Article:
1) Photography Versus "Fake News"
Conscientious Photography Magazine delves into the nature of “fake news” and how photographers can use their medium to help to combat the rising tide of untruth.The solution, the author writes, is not necessarily so simple as presenting untouched photographs of events. The idea presented in the article is that photography relies just as much on narrative, composition, and context to create a sense of “truth” -- but that there’s also an increasing tendency to ignore the apparently inherent truth of a photograph in favour of one’s personal beliefs. So how can photographers -- especially media photographers -- create a sense of objective truth in their art? The answer may not come easily.
2) U.S. PIzza Museum Opens Brick-and-Mortar Location
The U.S. Pizza Museum -- a virtual and pop-up exhibition dedicated to, you guessed it, pizza -- has opened its first permanent brick-and-mortar location in Chicago. The museum is located in a space in the Roosevelt Collection, an outdoor shopping mall, and is set to open next weekend, August 10th. Admission is free with online registration for a limited time, and during opening weekend, guests will be treated to free samples of pizza while they peruse the collection of pizza-related equipment, artefacts, and memorabilia.
3) Art Fairs Unaccommodating for Breastfeeding Mothers
Hyperallergic examines the difficulties facing new mothers at art fairs -- namely, the lack of space for breastfeeding. While attending annual art fairs like Frieze and Art Basel is seen as an almost mandatory aspect of being a curator, gallerist, museum worker, or indeed, artist, many of the new mothers who fit into these professional categories say that the lack of comfortable or sanitary space for breastfeeding at such fairs has driven them away entirely. Hyperallergic reached out to an international selection of art fair organizers and found that, while a percentage of organizers are accepting of the specific needs of new mothers, there’s little actual effort being put into accommodating new mothers with a dedicated space for breastfeeding.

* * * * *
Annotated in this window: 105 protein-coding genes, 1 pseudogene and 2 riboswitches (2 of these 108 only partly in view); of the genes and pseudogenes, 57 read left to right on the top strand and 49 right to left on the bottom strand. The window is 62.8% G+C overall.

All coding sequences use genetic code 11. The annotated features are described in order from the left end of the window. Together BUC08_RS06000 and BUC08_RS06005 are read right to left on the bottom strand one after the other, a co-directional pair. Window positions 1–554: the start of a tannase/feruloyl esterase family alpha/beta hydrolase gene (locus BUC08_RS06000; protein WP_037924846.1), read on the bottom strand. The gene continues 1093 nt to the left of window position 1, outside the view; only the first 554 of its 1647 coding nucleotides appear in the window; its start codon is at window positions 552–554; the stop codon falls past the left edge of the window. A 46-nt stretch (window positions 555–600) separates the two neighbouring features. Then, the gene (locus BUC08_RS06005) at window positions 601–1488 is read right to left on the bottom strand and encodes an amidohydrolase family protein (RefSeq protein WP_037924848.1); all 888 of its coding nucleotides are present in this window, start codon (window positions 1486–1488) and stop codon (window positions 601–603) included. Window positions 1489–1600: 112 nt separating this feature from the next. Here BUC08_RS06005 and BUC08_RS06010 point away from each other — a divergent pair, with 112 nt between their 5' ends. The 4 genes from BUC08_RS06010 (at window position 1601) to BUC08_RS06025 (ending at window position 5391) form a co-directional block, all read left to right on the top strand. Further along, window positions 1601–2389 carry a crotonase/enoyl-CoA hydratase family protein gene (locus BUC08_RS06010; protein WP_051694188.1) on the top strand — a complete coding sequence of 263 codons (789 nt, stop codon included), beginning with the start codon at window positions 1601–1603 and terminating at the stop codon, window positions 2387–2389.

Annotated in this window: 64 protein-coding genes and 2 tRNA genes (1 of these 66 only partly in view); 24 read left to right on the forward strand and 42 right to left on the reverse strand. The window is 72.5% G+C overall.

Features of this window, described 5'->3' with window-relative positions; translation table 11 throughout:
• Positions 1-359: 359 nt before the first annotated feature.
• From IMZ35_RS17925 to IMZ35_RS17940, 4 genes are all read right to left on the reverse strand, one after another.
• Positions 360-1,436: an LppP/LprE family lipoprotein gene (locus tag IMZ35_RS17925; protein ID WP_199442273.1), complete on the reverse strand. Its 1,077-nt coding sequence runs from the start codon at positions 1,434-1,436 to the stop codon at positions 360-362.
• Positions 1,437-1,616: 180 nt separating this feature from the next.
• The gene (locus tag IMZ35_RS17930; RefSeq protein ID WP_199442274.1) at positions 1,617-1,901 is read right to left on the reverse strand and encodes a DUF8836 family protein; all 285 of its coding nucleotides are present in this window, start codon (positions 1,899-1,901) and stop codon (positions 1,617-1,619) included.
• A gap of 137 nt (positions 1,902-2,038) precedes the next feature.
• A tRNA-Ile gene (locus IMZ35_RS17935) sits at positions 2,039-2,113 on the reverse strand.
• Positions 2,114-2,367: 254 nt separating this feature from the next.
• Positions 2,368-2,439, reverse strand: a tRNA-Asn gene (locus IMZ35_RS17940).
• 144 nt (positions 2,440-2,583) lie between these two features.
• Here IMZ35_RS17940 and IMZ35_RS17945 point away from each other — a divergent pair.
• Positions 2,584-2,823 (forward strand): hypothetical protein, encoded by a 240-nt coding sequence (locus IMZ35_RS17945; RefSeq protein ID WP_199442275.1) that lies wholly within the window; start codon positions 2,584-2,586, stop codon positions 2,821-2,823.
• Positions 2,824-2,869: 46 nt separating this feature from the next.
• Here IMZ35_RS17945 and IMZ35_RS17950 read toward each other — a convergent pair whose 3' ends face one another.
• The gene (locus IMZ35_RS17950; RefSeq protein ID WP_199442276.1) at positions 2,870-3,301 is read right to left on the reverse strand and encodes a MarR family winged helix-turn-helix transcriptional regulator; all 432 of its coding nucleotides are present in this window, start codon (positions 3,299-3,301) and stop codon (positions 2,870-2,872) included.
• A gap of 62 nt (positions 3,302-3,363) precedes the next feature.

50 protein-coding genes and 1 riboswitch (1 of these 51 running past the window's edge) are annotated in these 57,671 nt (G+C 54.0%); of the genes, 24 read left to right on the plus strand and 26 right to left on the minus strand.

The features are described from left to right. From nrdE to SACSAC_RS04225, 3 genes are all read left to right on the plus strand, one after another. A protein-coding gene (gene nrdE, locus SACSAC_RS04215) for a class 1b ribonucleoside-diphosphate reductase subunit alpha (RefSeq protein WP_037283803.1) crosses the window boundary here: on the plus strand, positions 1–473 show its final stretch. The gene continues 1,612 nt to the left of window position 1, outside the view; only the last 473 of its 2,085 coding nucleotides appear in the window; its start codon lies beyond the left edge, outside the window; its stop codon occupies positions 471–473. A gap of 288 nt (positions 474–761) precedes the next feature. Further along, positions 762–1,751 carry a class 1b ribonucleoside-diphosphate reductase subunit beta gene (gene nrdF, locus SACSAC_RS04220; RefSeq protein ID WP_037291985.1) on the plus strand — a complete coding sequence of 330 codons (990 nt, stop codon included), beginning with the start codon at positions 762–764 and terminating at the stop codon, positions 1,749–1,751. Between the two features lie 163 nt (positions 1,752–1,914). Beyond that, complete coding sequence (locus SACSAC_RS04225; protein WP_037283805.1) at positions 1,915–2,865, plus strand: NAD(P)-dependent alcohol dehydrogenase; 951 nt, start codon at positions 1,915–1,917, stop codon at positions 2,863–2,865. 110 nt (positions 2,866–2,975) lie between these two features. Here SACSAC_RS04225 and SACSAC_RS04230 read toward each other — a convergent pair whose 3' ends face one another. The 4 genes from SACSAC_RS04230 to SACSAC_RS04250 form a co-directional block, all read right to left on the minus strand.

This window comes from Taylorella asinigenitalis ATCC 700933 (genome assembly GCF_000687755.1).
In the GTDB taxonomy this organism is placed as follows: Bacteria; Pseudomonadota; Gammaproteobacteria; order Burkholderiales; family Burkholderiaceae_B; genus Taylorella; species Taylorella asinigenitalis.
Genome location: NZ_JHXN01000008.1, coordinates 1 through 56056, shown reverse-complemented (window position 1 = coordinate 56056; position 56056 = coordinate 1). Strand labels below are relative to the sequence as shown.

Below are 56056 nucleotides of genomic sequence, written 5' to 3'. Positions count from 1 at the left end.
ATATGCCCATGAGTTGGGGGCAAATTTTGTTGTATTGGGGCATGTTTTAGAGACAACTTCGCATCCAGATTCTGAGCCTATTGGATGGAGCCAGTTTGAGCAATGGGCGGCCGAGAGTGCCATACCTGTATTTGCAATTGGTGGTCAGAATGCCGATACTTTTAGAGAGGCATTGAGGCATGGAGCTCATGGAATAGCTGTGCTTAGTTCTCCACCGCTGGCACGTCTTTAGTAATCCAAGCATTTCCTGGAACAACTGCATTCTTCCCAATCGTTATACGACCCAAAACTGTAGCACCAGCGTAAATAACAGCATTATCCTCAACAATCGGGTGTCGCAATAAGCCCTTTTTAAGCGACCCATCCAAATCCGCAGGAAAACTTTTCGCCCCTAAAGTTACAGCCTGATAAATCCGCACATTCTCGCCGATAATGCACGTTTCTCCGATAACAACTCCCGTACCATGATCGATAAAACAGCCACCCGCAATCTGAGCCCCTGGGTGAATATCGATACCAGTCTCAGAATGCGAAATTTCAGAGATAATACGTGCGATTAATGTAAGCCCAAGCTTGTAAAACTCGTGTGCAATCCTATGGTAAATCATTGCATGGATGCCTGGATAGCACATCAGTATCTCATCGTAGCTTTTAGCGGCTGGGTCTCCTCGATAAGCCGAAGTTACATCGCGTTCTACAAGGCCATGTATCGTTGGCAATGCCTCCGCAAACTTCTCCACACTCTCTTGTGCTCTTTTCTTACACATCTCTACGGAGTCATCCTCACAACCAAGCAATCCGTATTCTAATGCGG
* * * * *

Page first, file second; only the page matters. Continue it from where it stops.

4) Contemporary Chinese Art Gets Less Political
Contemporary Chinese art has something of a reputation for being overtly political -- for a while it seemed that the majority of young Chinese artists who reached notoriety in the Western art world in the 1990s and early 2000s were making work that very pointedly addressed the specific political moment in the country. Now, however, there seems to be more of a trend among young Chinese artists to eschew politics in favour of work that references art history, minimalism, and broad conceptual ideas of urban living. Part of this trend might be the steady increase in government censorship that’s followed the election of Chinese president Xi Jinping in 2013, including the well-known blocking and banning of various social media websites. Some older Chinese artists like Ai Weiwei have expressed concerns that the new generation of artists is “caving to government pressure.”
5) Art Sandwiches
To end on a more upbeat note: ever wondered what your favourite artwork would look like as a sandwich? Wonder no more -- German twitter users have been getting creative with bread and toppings, creating delicious lunches that emulate paintings by Dali, Van Gogh, Malevich, and more.